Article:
President Lazarus Chakwera has challenged local engineers to take centre-stage in the attainment of the country’s development agenda through new innovations that can make Malawi become a middle-income economy.
The President said this on Friday in Salima where he officially opened this year’s Malawi Engineering Institution (MEI) Annual Conference.
Chakwera said a new Malawi being envisioned in line with Malawi 2063 needs engineers that will build the country with ingenuity and integrity as their role is pivotal to economic growth.
He, therefore, called for an end to a culture of excuses by engineers whenever there is a delay in completion of various projects, saying that is counterproductive.
Chakwera said: “We do not need engineers who come up with endless pretexts every time. I understand there are other challenges like delayed payments, lack of resources and unfair competition.
“We are sailing through hard times, but we should not be so hard on ourselves for being a poor country for I believe when you are at the rock bottom, the only way is to go up.”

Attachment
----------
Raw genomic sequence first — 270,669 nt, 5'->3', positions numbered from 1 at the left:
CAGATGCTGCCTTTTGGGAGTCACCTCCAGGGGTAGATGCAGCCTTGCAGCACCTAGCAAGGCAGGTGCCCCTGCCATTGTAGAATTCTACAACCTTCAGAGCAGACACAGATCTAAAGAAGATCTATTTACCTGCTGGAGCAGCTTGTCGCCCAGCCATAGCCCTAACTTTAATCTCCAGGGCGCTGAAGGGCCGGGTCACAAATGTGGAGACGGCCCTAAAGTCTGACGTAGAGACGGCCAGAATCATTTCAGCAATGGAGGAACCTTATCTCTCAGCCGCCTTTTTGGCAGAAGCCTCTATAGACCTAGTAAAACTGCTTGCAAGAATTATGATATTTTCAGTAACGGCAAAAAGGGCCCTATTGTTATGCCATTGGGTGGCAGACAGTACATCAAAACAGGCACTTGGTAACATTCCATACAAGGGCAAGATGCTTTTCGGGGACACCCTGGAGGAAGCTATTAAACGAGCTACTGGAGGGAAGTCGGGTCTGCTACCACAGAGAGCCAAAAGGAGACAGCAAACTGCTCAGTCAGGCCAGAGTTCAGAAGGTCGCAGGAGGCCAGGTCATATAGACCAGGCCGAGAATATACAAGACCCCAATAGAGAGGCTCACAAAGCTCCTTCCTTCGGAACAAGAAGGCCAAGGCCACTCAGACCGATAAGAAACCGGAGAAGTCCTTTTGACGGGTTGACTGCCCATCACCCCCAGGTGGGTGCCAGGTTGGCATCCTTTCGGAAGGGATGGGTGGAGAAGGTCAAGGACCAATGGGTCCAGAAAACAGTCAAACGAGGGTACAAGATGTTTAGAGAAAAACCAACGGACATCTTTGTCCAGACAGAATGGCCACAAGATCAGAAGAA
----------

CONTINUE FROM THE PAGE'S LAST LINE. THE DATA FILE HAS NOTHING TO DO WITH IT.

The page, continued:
He said the conference was the right forum to come up with relevant solutions to numerous problems rocking the country.
Chakwera asked for continued replication of global trends in innovation, citing the recently built 3D printed classroom in Salima which was completed in a record 28 hours instead of months.
He said: “When you look at works of engineering in Malawi, there is hope that the country will achieve its envisioned developmental agenda.
“I have seen hope which makes me believe that soon things will change in education, science and technology, infrastructural development as well as technological farming.”
Deputy Minister of Transport and Public Works Nancy Chaola Mdooko said technology is advancing and the country cannot afford to live without the expertise of engineers.
“We are aiming to achieve middle-income status by 2030 and for us to achieve that, we should boost road networks, energy for household use and industrialisation for farming,” she said.
MEI board chairperson and president Engineer Alfonso Chikuni said one of the reasons the country is lagging is because policymakers do not have a good understanding of engineering issues.
He called for inclusiveness, saying such gaps lead to weak linkages between engineering and development.
MEI came into force in October 2020 following the enactment of MIE Act 2020.